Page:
Today our Guest Expert, Tyler Goering talks about the ins and outs of printing poster-sized prints. Tyler is Director of Business Development at Inkfarm.com
Tips for Creating Poster-Sized Prints
Making your own posters can be a fun and creative way to decorate your home or to promote your projects. These can often be made from photographs or strictly from a graphics editing program. Making these large prints can be a little complicated and there are a few things you should look out for before you decide to spend the money on a large batch of prints.
Digital images in general can be kind of tricky to print out. Sometimes you will print them out and what looked great on the screen comes out blurry on paper or is much smaller than you thought it would be. This is because digital images are usually measured in pixels and pixels are a relative measurement. The physical size of a pixel changes based on the specific monitor and its resolution. With these two factors it is nearly impossible to accurately measure how big your picture will be without looking distorted. You need an additional measurement to accurately predict how big a picture you can print.
The measurement you need is PPI (Pixels Per Inch, sometimes marked as DPI or Dots Per Inch). This measurement, as the name implies, is a way to standardize how big a digital image is (pixels) and translate it into a print size (inches). As you can imagine, you could have a very large image with a very small pixel count. If the image has a low PPI (>150), it will look blurry and pixelated when printed. The standard for images on the web is only 72ppi which is why most images you get from the web are of too low a quality to print clearly.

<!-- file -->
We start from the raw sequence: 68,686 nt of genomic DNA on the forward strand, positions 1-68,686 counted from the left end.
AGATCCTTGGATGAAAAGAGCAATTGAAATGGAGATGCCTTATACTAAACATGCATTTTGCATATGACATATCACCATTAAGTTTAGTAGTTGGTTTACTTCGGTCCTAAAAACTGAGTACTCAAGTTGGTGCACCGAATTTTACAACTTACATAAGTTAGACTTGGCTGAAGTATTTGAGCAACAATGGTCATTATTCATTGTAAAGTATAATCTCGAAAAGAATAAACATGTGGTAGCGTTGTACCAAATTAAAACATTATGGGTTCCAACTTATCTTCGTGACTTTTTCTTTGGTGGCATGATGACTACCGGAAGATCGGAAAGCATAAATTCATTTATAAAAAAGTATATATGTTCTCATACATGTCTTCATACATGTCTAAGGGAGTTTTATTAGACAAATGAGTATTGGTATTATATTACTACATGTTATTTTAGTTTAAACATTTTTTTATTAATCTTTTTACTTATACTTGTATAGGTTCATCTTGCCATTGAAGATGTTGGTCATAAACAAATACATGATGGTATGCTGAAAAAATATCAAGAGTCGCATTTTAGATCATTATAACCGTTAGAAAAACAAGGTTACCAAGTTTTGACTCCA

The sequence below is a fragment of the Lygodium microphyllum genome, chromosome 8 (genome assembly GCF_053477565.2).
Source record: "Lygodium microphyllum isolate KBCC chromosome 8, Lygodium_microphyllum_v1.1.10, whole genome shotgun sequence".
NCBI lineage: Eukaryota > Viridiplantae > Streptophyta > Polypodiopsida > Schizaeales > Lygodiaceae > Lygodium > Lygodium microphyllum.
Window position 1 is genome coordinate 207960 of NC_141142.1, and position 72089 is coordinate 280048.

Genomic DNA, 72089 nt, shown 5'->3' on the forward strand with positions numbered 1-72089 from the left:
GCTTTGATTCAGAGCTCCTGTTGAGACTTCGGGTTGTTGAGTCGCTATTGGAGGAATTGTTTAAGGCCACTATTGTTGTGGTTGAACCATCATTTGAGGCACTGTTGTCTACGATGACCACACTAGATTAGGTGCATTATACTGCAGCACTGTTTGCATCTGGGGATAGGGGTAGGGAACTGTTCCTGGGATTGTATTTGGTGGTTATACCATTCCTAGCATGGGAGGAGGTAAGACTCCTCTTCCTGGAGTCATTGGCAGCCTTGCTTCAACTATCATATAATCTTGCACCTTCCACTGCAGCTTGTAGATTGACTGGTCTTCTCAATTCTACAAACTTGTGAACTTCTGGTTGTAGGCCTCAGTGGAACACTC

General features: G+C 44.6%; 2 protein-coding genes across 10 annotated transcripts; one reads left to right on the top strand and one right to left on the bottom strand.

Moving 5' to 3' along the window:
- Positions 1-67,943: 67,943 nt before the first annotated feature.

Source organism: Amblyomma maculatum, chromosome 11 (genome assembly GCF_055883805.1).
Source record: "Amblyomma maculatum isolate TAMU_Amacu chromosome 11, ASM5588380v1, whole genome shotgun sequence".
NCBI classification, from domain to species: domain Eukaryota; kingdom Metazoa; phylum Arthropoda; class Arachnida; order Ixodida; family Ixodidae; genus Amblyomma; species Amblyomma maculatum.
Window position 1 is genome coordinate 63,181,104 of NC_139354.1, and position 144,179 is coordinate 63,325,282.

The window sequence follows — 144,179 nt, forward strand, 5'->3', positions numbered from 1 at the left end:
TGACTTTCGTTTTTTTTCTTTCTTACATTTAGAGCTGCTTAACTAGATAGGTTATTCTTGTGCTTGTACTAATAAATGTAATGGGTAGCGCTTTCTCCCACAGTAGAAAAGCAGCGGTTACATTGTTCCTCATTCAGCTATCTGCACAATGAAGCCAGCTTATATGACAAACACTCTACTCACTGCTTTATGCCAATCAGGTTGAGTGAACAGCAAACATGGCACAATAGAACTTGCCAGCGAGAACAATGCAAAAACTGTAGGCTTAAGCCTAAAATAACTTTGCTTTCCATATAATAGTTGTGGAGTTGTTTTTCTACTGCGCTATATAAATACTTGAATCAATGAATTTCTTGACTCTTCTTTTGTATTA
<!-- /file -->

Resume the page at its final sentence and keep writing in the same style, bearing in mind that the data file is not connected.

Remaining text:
Most large scale printers require at least 150ppi but many recommend up to 200 or even 300. For a large image this is a lot of pixels. For example, if you wanted a 36” x 24” poster at 300 ppi, you would need an image that is 10,800 x 7,200 pixels. For a camera to take an image this big it would have to have 77.7 megapixels (for reference, Nikon’s $8000 D3X camera only has 24.5 megapixels). Even if you took this same poster size and had a 150ppi instead, you would need a 19.4 megapixel camera. For most people this is simply not possible so it is important to plan your posters with reasonable expectations.
Knowing this when you print something will make choosing your print size a lot easier. If you are ok with a lower quality image on your poster, you can weigh the images size vs. quality. To test what the final product will look like, you can go into an image editor such as Photoshop or GIMP and in the Image tab, change the ppi/dpi of the image and print out a small section of it. This will give you a rough idea of what the whole image will look like at various dot densities.
Keep in mind that vector images can be scaled infinitely high. Using vector images can make printing large much easier but these are more for things like typefaces and icons rather than photos. For more information about ppi/dpi and to use our image size calculator, check out my other article here- http://www.inkfarm.com/DPI-and-Image-Size
Director of Business Development
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